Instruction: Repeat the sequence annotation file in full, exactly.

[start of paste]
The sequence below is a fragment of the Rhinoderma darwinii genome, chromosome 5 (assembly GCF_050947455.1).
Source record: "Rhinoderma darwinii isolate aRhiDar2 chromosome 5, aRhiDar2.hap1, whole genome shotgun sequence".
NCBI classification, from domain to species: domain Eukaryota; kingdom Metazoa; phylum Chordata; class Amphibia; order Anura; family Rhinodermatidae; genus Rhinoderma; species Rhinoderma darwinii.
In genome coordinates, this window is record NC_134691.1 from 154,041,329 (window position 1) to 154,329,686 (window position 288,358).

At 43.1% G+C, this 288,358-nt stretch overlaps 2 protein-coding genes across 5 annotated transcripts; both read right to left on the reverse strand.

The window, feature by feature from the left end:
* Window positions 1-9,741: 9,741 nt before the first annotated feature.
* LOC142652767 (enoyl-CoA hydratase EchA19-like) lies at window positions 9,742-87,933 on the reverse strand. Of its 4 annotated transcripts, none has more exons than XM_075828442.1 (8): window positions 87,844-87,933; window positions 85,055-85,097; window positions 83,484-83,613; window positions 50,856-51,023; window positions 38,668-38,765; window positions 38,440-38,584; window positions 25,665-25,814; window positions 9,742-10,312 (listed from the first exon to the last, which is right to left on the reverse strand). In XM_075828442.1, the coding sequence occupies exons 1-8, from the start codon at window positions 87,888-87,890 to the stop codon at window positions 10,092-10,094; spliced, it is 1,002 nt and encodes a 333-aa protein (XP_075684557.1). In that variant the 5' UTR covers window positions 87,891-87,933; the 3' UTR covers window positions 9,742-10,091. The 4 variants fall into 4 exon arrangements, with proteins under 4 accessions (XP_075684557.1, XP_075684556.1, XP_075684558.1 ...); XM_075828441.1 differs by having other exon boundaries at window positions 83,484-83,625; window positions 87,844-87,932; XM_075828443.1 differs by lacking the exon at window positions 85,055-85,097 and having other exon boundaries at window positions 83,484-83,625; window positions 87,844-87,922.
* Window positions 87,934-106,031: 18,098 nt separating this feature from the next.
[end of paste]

The sequence below is a fragment of the Rhinoderma darwinii genome, chromosome 5 (assembly GCF_050947455.1).
Source record: "Rhinoderma darwinii isolate aRhiDar2 chromosome 5, aRhiDar2.hap1, whole genome shotgun sequence".
NCBI classification, from domain to species: domain Eukaryota; kingdom Metazoa; phylum Chordata; class Amphibia; order Anura; family Rhinodermatidae; genus Rhinoderma; species Rhinoderma darwinii.
In genome coordinates, this window is record NC_134691.1 from 154,041,329 (window position 1) to 154,329,686 (window position 288,358).

At 43.1% G+C, this 288,358-nt stretch overlaps 2 protein-coding genes across 5 annotated transcripts; both read right to left on the reverse strand.

The window, feature by feature from the left end:
* Window positions 1-9,741: 9,741 nt before the first annotated feature.
* LOC142652767 (enoyl-CoA hydratase EchA19-like) lies at window positions 9,742-87,933 on the reverse strand. Of its 4 annotated transcripts, none has more exons than XM_075828442.1 (8): window positions 87,844-87,933; window positions 85,055-85,097; window positions 83,484-83,613; window positions 50,856-51,023; window positions 38,668-38,765; window positions 38,440-38,584; window positions 25,665-25,814; window positions 9,742-10,312 (listed from the first exon to the last, which is right to left on the reverse strand). In XM_075828442.1, the coding sequence occupies exons 1-8, from the start codon at window positions 87,888-87,890 to the stop codon at window positions 10,092-10,094; spliced, it is 1,002 nt and encodes a 333-aa protein (XP_075684557.1). In that variant the 5' UTR covers window positions 87,891-87,933; the 3' UTR covers window positions 9,742-10,091. The 4 variants fall into 4 exon arrangements, with proteins under 4 accessions (XP_075684557.1, XP_075684556.1, XP_075684558.1 ...); XM_075828441.1 differs by having other exon boundaries at window positions 83,484-83,625; window positions 87,844-87,932; XM_075828443.1 differs by lacking the exon at window positions 85,055-85,097 and having other exon boundaries at window positions 83,484-83,625; window positions 87,844-87,922.
* Window positions 87,934-106,031: 18,098 nt separating this feature from the next.